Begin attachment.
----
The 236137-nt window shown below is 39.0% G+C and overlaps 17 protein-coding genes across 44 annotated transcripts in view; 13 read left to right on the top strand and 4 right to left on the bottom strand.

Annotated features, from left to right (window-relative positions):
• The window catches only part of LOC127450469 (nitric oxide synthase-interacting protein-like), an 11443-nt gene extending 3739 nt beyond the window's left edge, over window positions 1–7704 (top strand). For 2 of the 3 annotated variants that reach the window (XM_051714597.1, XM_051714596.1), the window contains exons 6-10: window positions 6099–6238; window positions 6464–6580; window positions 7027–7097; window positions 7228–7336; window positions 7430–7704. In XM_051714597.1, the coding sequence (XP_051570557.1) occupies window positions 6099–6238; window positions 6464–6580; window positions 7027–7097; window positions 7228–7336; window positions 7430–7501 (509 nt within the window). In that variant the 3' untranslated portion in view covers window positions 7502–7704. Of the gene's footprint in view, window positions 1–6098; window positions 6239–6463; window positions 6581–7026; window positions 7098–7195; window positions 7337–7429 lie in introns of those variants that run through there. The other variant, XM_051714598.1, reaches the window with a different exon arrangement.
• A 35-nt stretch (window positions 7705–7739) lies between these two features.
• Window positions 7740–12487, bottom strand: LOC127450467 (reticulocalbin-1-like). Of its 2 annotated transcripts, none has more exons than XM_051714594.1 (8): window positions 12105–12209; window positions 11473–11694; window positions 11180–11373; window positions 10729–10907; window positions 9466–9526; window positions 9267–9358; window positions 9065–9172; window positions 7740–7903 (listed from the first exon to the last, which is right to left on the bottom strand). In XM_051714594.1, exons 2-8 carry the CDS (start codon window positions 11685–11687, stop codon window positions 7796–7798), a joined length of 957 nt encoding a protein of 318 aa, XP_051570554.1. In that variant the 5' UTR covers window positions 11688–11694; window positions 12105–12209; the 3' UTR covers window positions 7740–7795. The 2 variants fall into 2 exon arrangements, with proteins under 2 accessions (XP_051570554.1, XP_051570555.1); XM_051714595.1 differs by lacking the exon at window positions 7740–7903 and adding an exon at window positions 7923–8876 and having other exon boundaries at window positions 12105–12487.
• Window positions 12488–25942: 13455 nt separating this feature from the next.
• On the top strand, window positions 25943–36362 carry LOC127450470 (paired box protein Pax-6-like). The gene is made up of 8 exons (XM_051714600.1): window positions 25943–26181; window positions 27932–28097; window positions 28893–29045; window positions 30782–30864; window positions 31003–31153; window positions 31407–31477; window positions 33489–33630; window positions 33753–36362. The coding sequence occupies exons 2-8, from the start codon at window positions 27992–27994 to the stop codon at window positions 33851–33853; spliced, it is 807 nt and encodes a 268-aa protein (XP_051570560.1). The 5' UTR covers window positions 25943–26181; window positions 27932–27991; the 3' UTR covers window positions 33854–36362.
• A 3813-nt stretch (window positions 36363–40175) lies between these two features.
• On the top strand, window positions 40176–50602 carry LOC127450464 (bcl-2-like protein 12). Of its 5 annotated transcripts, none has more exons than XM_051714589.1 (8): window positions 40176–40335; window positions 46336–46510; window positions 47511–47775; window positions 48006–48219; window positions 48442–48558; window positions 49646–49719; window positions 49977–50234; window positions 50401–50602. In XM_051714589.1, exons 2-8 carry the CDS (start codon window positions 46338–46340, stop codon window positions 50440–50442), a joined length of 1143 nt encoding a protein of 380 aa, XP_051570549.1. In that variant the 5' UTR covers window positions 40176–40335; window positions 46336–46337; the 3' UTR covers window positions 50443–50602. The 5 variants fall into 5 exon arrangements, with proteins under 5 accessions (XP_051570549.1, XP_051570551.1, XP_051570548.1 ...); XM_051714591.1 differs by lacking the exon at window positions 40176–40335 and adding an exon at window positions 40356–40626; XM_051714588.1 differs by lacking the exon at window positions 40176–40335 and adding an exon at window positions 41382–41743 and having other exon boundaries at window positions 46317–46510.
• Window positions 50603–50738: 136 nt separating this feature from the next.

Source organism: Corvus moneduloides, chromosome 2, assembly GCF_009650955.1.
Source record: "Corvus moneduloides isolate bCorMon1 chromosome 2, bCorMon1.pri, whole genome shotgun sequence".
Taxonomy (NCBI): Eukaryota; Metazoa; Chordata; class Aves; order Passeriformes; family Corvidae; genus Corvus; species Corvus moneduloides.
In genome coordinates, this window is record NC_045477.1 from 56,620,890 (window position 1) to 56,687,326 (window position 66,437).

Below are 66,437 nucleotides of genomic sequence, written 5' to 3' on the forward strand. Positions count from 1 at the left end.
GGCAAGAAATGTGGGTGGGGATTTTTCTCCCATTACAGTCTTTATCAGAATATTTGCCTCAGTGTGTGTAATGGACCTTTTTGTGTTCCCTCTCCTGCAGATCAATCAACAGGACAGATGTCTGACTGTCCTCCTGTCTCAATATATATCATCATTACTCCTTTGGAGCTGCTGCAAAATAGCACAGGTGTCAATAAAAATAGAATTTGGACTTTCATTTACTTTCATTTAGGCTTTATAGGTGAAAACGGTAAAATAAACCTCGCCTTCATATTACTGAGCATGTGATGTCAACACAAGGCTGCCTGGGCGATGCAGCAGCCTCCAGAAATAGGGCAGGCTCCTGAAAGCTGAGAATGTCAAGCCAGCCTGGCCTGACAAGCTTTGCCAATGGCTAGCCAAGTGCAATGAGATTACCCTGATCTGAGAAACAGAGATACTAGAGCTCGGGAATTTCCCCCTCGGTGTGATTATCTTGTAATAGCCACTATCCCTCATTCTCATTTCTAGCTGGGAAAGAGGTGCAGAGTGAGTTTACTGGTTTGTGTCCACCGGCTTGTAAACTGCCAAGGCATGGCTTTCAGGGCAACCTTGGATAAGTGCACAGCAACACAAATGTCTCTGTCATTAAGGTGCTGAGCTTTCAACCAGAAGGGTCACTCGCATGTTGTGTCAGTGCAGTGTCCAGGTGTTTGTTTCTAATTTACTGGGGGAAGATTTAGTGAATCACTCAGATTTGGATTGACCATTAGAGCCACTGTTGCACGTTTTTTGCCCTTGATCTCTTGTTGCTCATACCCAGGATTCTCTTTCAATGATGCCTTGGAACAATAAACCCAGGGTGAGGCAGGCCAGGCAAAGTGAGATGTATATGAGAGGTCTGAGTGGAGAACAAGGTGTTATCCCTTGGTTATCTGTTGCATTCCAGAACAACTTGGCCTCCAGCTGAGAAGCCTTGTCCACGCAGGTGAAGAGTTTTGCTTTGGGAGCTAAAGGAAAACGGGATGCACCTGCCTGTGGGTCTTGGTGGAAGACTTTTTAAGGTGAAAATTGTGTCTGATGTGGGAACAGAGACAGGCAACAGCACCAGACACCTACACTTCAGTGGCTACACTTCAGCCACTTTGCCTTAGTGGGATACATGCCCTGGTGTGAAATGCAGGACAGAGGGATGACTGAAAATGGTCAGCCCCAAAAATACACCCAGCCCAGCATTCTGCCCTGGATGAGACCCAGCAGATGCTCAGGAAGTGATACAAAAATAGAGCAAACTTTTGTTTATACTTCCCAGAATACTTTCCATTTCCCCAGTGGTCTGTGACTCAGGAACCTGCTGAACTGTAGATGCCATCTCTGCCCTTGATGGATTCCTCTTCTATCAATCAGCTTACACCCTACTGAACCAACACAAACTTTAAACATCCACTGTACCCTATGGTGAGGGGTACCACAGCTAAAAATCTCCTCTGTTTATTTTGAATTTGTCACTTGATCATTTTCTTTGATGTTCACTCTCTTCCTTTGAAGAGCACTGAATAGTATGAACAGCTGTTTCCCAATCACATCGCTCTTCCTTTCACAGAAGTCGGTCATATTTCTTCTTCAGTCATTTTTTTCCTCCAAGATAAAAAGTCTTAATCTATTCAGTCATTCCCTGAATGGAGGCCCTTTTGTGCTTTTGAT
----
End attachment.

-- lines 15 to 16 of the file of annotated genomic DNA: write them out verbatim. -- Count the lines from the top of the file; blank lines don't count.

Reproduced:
Below are 66,437 nucleotides of genomic sequence, written 5' to 3' on the forward strand. Positions count from 1 at the left end.
GGCAAGAAATGTGGGTGGGGATTTTTCTCCCATTACAGTCTTTATCAGAATATTTGCCTCAGTGTGTGTAATGGACCTTTTTGTGTTCCCTCTCCTGCAGATCAATCAACAGGACAGATGTCTGACTGTCCTCCTGTCTCAATATATATCATCATTACTCCTTTGGAGCTGCTGCAAAATAGCACAGGTGTCAATAAAAATAGAATTTGGACTTTCATTTACTTTCATTTAGGCTTTATAGGTGAAAACGGTAAAATAAACCTCGCCTTCATATTACTGAGCATGTGATGTCAACACAAGGCTGCCTGGGCGATGCAGCAGCCTCCAGAAATAGGGCAGGCTCCTGAAAGCTGAGAATGTCAAGCCAGCCTGGCCTGACAAGCTTTGCCAATGGCTAGCCAAGTGCAATGAGATTACCCTGATCTGAGAAACAGAGATACTAGAGCTCGGGAATTTCCCCCTCGGTGTGATTATCTTGTAATAGCCACTATCCCTCATTCTCATTTCTAGCTGGGAAAGAGGTGCAGAGTGAGTTTACTGGTTTGTGTCCACCGGCTTGTAAACTGCCAAGGCATGGCTTTCAGGGCAACCTTGGATAAGTGCACAGCAACACAAATGTCTCTGTCATTAAGGTGCTGAGCTTTCAACCAGAAGGGTCACTCGCATGTTGTGTCAGTGCAGTGTCCAGGTGTTTGTTTCTAATTTACTGGGGGAAGATTTAGTGAATCACTCAGATTTGGATTGACCATTAGAGCCACTGTTGCACGTTTTTTGCCCTTGATCTCTTGTTGCTCATACCCAGGATTCTCTTTCAATGATGCCTTGGAACAATAAACCCAGGGTGAGGCAGGCCAGGCAAAGTGAGATGTATATGAGAGGTCTGAGTGGAGAACAAGGTGTTATCCCTTGGTTATCTGTTGCATTCCAGAACAACTTGGCCTCCAGCTGAGAAGCCTTGTCCACGCAGGTGAAGAGTTTTGCTTTGGGAGCTAAAGGAAAACGGGATGCACCTGCCTGTGGGTCTTGGTGGAAGACTTTTTAAGGTGAAAATTGTGTCTGATGTGGGAACAGAGACAGGCAACAGCACCAGACACCTACACTTCAGTGGCTACACTTCAGCCACTTTGCCTTAGTGGGATACATGCCCTGGTGTGAAATGCAGGACAGAGGGATGACTGAAAATGGTCAGCCCCAAAAATACACCCAGCCCAGCATTCTGCCCTGGATGAGACCCAGCAGATGCTCAGGAAGTGATACAAAAATAGAGCAAACTTTTGTTTATACTTCCCAGAATACTTTCCATTTCCCCAGTGGTCTGTGACTCAGGAACCTGCTGAACTGTAGATGCCATCTCTGCCCTTGATGGATTCCTCTTCTATCAATCAGCTTACACCCTACTGAACCAACACAAACTTTAAACATCCACTGTACCCTATGGTGAGGGGTACCACAGCTAAAAATCTCCTCTGTTTATTTTGAATTTGTCACTTGATCATTTTCTTTGATGTTCACTCTCTTCCTTTGAAGAGCACTGAATAGTATGAACAGCTGTTTCCCAATCACATCGCTCTTCCTTTCACAGAAGTCGGTCATATTTCTTCTTCAGTCATTTTTTTCCTCCAAGATAAAAAGTCTTAATCTATTCAGTCATTCCCTGAATGGAGGCCCTTTTGTGCTTTTGAT